French Court Sentences Three Syrian Officials to Life in Prison for War Crimes

Credit: (FIDH)

 In a landmark ruling, a French court sentenced three senior officials of the Assad regime to life imprisonment in absentia on Friday for complicity in crimes against humanity, in charges brought before the Paris court in April of last year. The verdict, delivered by the Paris Criminal Court, convicted Major General Ali Mamlouk, former head of the National Security Bureau; Jamil Hassan, former head of Air Force Intelligence; and Abdul-Salam Mahmoud, former head of the Air Force Intelligence Investigative Branch.

The case centers on the disappearance and deaths of Mazen al-Dabbagh and his son, Patrick, French-Syrian nationals arrested by Syrian Air Force Intelligence in Damascus in November 2013. Their families were informed in 2018 that the pair had died in prison. Hassan and Mamlouk also face charges filed by the FBI in connection with the torture and murder of American citizen and aid worker Layla Shweikani in 2016.

The trial, hailed as historic by activists and observers, concluded after four days of hearings. Witnesses and experts, including François Burgat, a French expert, and Garance Le Caisne, author of “Operation Caesar,” testified about the systematic torture and abuse perpetrated by the Assad regime.

Obaida al-Dabbagh, Mazen’s brother and Patrick’s uncle, expressed his relief and emotion following the verdict. “It was a verdict that I was waiting for. It’s a historic trial, and one which will set a legal precedent for future cases,” he told Reuters.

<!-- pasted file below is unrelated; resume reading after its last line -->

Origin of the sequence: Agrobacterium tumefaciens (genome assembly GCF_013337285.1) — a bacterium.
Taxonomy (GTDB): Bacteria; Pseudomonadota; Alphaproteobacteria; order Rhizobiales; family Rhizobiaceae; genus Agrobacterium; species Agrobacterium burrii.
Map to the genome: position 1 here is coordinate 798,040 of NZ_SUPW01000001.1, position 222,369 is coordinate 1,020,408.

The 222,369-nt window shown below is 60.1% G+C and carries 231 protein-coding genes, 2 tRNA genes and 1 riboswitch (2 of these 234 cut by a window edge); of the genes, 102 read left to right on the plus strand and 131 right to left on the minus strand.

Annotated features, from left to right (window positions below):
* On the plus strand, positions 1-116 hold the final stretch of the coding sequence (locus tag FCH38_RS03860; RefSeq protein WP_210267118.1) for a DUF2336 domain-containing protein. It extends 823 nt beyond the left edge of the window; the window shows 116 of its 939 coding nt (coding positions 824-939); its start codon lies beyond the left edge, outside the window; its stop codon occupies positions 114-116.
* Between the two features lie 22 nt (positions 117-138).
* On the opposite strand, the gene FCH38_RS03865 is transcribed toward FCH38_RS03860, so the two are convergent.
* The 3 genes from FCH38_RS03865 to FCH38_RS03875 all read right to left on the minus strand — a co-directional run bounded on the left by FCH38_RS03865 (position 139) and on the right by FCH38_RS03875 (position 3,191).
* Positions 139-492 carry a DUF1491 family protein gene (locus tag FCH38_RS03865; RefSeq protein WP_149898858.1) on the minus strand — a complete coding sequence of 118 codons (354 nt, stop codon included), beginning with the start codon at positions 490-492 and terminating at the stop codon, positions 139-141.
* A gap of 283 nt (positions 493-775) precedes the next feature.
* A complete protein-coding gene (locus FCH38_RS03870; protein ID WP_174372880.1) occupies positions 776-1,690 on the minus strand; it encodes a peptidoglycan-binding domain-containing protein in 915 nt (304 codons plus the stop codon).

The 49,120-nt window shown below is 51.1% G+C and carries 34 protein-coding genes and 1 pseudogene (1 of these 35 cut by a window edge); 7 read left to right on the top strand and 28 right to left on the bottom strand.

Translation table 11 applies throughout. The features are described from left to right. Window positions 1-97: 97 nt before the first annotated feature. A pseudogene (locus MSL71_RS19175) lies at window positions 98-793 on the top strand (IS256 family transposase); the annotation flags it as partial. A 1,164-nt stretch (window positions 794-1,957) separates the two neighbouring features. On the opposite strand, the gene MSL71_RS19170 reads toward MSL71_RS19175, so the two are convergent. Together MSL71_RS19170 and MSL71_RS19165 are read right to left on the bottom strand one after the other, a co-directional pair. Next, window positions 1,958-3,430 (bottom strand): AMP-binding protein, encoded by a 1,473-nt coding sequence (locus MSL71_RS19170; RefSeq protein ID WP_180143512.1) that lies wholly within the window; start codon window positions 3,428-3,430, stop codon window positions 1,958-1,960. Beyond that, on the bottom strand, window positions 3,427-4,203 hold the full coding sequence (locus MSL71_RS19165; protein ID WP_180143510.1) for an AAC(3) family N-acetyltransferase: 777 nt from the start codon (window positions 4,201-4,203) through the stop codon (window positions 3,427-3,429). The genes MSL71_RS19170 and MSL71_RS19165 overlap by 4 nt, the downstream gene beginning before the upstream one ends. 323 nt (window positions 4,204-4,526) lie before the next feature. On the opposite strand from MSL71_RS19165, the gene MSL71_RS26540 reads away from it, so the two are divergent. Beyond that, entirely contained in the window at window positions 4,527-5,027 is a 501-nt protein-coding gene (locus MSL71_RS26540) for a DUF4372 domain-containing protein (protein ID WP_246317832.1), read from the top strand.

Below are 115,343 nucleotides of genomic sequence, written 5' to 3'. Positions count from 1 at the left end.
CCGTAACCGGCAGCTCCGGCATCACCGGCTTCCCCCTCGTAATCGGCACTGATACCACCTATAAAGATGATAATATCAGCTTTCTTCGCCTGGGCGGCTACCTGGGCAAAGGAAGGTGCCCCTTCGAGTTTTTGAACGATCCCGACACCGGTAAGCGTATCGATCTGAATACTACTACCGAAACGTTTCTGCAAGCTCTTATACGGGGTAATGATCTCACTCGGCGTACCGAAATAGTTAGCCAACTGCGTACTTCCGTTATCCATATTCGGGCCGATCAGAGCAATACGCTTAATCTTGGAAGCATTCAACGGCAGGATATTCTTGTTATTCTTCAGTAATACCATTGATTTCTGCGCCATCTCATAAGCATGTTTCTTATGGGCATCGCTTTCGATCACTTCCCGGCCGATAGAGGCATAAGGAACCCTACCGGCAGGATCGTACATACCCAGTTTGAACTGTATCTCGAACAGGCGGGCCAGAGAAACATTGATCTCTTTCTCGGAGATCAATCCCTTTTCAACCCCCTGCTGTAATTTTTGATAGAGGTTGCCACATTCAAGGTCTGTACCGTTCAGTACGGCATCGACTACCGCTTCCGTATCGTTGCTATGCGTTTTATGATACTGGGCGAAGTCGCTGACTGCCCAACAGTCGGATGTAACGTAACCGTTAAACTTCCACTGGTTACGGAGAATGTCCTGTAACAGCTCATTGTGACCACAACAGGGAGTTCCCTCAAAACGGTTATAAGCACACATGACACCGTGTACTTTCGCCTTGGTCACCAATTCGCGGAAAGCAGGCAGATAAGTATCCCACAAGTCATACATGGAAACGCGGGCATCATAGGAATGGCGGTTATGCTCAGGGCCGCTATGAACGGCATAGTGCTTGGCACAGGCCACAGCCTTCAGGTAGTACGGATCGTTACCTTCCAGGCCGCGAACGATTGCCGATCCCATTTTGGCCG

Despite the significance of the ruling, some have downplayed its impact due to the trial being held in absentia and the officials remaining outside French jurisdiction. However, Bassam al-Ahmad, executive director of Syrians for Truth and Justice (STJ), emphasized the importance of the verdict. He noted that it sends a clear message that violations will not be forgotten, and victims will continue to seek justice.

“This verdict is a step to highlight the violations committed by the regime against thousands of detainees,” al-Ahmad told Enab Baladi. “Although the trial was held in absentia, it is considered one of the historic trials for achieving justice.”

Testimonies from former detainees, family members of the victims, and human rights experts detailed the torture practices under Assad’s regime. Ten photographs from the Caesar file, showing emaciated and tortured detainees, were presented as evidence.

Mazen Darwish, director of the Syrian Center for Media and Freedom of Expression, testified about his own experiences of detention and torture. In his closing remarks, he stressed the trial’s role in ending impunity and preventing future violence.

The public prosecutor called for maintaining the arrest warrants issued in 2018 against Mamlouk, Hassan, and Mahmoud. Although these warrants initially had little effect due to legal complexities, the court’s recent decision reinforces the international community’s commitment to holding Syrian officials accountable for war crimes.

The Assad regime, which declined to comment, along with its ally Russia, has consistently denied accusations of systematic torture and mass killings during the country’s 13-year civil war, which has claimed over half a million lives since 2011.

This verdict marks the first time senior Syrian officials have been tried and convicted in France for their roles in the atrocities committed during the ongoing conflict. Human rights advocates view it as a significant step toward justice for the victims of the Assad regime.


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